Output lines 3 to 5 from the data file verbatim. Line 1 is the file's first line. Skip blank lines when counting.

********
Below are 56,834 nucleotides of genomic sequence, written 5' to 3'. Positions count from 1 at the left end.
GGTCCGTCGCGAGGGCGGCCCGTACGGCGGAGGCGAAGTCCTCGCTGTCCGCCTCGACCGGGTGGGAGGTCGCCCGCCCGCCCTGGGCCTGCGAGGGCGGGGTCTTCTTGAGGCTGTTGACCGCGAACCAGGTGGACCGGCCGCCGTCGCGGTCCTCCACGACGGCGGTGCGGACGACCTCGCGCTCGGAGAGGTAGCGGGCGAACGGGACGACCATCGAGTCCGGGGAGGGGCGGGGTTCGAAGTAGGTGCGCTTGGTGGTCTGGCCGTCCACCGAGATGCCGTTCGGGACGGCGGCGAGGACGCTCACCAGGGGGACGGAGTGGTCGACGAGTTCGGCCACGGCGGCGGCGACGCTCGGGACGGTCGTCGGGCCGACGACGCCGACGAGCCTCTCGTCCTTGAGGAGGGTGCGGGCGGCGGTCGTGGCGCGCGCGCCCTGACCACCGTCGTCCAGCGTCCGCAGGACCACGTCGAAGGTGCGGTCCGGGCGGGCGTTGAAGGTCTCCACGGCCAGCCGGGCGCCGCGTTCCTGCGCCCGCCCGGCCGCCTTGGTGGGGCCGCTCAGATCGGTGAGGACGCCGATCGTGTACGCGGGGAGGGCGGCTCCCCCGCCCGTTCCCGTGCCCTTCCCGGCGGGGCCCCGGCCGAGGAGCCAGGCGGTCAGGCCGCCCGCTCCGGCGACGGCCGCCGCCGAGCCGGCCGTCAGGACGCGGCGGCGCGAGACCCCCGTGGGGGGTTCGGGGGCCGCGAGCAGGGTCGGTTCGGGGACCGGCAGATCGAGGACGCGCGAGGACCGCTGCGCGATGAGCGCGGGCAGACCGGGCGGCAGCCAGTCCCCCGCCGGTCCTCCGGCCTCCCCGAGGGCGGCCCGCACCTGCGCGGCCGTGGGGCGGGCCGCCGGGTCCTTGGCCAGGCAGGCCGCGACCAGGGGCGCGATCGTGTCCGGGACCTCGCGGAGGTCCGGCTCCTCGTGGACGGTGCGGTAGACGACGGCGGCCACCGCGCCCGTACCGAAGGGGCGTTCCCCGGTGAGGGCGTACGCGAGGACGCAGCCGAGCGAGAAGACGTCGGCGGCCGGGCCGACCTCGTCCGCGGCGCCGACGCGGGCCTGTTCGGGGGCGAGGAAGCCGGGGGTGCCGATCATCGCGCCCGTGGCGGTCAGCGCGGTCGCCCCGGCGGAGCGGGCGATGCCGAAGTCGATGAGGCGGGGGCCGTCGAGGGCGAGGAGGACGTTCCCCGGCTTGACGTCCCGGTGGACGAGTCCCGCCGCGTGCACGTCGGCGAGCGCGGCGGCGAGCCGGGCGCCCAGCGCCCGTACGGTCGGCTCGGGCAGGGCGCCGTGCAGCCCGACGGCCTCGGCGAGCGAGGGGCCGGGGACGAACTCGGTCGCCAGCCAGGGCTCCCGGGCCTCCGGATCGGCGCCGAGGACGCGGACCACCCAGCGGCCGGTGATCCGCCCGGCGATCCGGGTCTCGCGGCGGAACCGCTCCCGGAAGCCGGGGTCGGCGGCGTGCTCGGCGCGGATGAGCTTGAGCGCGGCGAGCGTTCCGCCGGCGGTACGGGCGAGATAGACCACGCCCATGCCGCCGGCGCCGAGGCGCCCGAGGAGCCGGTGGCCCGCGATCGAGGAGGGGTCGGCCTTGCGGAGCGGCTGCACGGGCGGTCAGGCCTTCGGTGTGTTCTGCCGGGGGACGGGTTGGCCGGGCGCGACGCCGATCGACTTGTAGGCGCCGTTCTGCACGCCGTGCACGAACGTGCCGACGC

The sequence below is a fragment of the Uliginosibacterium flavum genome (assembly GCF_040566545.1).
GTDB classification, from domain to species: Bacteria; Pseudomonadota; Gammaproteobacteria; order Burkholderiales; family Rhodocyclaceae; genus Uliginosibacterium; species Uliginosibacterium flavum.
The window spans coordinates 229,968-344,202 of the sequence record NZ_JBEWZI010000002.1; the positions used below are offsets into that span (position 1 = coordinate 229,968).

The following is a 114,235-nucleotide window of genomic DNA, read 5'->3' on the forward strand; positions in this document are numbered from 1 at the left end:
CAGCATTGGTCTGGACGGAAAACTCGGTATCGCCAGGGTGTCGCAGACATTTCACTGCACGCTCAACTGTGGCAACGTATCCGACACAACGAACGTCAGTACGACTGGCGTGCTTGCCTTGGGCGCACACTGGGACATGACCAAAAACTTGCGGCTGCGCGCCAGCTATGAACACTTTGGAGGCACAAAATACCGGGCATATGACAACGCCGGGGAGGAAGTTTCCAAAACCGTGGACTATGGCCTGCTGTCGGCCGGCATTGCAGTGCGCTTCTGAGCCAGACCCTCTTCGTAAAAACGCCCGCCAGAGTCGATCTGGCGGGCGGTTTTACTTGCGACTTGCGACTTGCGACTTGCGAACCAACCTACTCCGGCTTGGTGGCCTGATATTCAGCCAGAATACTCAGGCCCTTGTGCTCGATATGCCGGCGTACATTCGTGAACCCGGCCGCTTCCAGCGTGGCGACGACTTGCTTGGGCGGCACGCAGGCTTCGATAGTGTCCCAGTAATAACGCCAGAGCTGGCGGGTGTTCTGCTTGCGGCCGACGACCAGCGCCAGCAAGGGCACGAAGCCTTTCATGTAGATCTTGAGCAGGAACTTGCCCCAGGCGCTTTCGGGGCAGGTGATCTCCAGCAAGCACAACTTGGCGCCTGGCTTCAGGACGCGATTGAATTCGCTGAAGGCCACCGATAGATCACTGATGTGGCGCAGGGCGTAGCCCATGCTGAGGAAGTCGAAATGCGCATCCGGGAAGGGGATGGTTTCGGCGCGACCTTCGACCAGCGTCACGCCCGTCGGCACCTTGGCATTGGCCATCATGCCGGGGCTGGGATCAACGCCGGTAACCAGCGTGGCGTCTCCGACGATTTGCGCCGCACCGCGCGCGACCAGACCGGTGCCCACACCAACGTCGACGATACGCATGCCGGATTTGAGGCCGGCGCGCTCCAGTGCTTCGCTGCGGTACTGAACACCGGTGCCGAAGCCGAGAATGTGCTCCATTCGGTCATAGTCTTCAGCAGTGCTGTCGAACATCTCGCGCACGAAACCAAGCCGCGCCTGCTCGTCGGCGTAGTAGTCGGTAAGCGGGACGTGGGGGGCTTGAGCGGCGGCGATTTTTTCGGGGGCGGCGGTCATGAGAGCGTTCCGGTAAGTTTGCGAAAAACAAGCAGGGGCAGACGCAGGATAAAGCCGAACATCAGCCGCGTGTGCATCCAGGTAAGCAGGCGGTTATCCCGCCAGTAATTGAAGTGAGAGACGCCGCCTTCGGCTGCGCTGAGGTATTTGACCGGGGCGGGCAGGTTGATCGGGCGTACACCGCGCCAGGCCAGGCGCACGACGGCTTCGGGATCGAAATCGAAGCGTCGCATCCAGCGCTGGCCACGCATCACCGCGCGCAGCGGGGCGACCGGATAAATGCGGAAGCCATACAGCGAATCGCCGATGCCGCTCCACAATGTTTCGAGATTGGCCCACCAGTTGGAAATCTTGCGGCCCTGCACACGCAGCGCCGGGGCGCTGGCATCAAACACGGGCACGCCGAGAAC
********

The sequence below is a fragment of the Uliginosibacterium flavum genome (assembly GCF_040566545.1).
GTDB classification, from domain to species: Bacteria; Pseudomonadota; Gammaproteobacteria; order Burkholderiales; family Rhodocyclaceae; genus Uliginosibacterium; species Uliginosibacterium flavum.
The window spans coordinates 229,968-344,202 of the sequence record NZ_JBEWZI010000002.1; the positions used below are offsets into that span (position 1 = coordinate 229,968).